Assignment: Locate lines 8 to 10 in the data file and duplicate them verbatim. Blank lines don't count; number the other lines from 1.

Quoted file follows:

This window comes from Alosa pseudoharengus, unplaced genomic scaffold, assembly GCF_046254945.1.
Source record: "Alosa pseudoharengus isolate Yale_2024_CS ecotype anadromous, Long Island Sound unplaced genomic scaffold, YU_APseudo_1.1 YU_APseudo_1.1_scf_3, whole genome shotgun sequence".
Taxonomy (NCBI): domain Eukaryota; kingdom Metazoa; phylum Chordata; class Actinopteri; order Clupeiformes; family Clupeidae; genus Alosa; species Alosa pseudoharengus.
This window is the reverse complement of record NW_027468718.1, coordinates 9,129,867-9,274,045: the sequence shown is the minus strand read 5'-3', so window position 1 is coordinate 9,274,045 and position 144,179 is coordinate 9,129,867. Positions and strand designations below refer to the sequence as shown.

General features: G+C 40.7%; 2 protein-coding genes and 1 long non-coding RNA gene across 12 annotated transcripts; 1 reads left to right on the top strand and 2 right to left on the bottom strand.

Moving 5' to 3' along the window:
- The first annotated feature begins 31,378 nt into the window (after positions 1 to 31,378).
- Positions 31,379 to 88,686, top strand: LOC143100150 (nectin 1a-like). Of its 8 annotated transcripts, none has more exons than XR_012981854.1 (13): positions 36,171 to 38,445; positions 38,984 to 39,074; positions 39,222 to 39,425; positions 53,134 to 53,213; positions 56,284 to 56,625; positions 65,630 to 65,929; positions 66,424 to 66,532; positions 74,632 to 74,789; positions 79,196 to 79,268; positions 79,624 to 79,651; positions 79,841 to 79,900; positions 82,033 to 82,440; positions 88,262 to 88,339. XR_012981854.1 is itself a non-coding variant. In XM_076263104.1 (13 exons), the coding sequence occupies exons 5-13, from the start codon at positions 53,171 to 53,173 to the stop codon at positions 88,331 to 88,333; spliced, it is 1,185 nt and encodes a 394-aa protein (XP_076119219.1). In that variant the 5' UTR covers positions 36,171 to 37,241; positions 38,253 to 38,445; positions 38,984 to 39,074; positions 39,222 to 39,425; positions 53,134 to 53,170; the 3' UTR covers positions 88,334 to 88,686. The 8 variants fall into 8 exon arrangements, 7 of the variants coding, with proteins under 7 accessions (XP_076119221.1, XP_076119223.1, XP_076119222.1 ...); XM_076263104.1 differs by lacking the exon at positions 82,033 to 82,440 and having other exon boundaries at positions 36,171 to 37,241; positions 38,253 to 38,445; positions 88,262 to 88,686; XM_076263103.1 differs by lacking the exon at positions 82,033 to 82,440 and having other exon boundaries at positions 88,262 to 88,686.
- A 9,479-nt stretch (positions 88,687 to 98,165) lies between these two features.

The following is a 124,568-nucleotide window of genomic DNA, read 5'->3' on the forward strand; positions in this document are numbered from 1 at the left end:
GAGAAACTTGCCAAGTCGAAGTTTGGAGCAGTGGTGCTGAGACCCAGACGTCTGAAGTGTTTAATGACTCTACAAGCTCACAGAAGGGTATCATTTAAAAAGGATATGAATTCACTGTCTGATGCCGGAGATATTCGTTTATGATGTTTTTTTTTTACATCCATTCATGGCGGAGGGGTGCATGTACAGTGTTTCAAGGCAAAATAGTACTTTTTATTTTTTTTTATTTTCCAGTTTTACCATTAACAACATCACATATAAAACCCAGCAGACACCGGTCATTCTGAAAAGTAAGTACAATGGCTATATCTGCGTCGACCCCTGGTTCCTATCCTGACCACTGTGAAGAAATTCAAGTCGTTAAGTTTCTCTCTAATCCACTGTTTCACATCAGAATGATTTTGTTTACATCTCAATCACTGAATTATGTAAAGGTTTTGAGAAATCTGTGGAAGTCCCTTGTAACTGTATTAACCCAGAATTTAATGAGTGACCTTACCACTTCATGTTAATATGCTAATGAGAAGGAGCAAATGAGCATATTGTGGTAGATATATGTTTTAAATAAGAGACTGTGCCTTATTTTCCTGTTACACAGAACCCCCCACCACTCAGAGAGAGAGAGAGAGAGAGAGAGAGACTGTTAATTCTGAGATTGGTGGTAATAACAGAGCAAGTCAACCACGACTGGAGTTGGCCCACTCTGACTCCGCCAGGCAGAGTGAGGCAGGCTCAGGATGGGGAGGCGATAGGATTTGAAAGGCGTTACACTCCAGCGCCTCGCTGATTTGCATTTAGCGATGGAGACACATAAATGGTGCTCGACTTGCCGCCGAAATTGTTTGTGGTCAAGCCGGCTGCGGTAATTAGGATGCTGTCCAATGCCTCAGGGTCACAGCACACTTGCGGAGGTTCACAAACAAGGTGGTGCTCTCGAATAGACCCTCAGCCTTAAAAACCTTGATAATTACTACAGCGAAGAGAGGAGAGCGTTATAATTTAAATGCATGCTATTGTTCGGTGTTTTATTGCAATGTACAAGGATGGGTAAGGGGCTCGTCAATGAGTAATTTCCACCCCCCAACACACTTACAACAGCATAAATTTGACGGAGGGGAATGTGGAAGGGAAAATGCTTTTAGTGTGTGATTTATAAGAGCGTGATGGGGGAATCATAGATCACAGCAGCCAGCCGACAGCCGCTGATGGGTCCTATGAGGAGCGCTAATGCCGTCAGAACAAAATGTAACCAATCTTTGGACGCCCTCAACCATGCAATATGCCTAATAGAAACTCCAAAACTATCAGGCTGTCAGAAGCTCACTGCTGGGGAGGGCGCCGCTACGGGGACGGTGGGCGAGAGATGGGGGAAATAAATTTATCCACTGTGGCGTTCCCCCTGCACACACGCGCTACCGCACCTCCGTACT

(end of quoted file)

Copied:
- Positions 31,379 to 88,686, top strand: LOC143100150 (nectin 1a-like). Of its 8 annotated transcripts, none has more exons than XR_012981854.1 (13): positions 36,171 to 38,445; positions 38,984 to 39,074; positions 39,222 to 39,425; positions 53,134 to 53,213; positions 56,284 to 56,625; positions 65,630 to 65,929; positions 66,424 to 66,532; positions 74,632 to 74,789; positions 79,196 to 79,268; positions 79,624 to 79,651; positions 79,841 to 79,900; positions 82,033 to 82,440; positions 88,262 to 88,339. XR_012981854.1 is itself a non-coding variant. In XM_076263104.1 (13 exons), the coding sequence occupies exons 5-13, from the start codon at positions 53,171 to 53,173 to the stop codon at positions 88,331 to 88,333; spliced, it is 1,185 nt and encodes a 394-aa protein (XP_076119219.1). In that variant the 5' UTR covers positions 36,171 to 37,241; positions 38,253 to 38,445; positions 38,984 to 39,074; positions 39,222 to 39,425; positions 53,134 to 53,170; the 3' UTR covers positions 88,334 to 88,686. The 8 variants fall into 8 exon arrangements, 7 of the variants coding, with proteins under 7 accessions (XP_076119221.1, XP_076119223.1, XP_076119222.1 ...); XM_076263104.1 differs by lacking the exon at positions 82,033 to 82,440 and having other exon boundaries at positions 36,171 to 37,241; positions 38,253 to 38,445; positions 88,262 to 88,686; XM_076263103.1 differs by lacking the exon at positions 82,033 to 82,440 and having other exon boundaries at positions 88,262 to 88,686.
- A 9,479-nt stretch (positions 88,687 to 98,165) lies between these two features.

The following is a 124,568-nucleotide window of genomic DNA, read 5'->3' on the forward strand; positions in this document are numbered from 1 at the left end: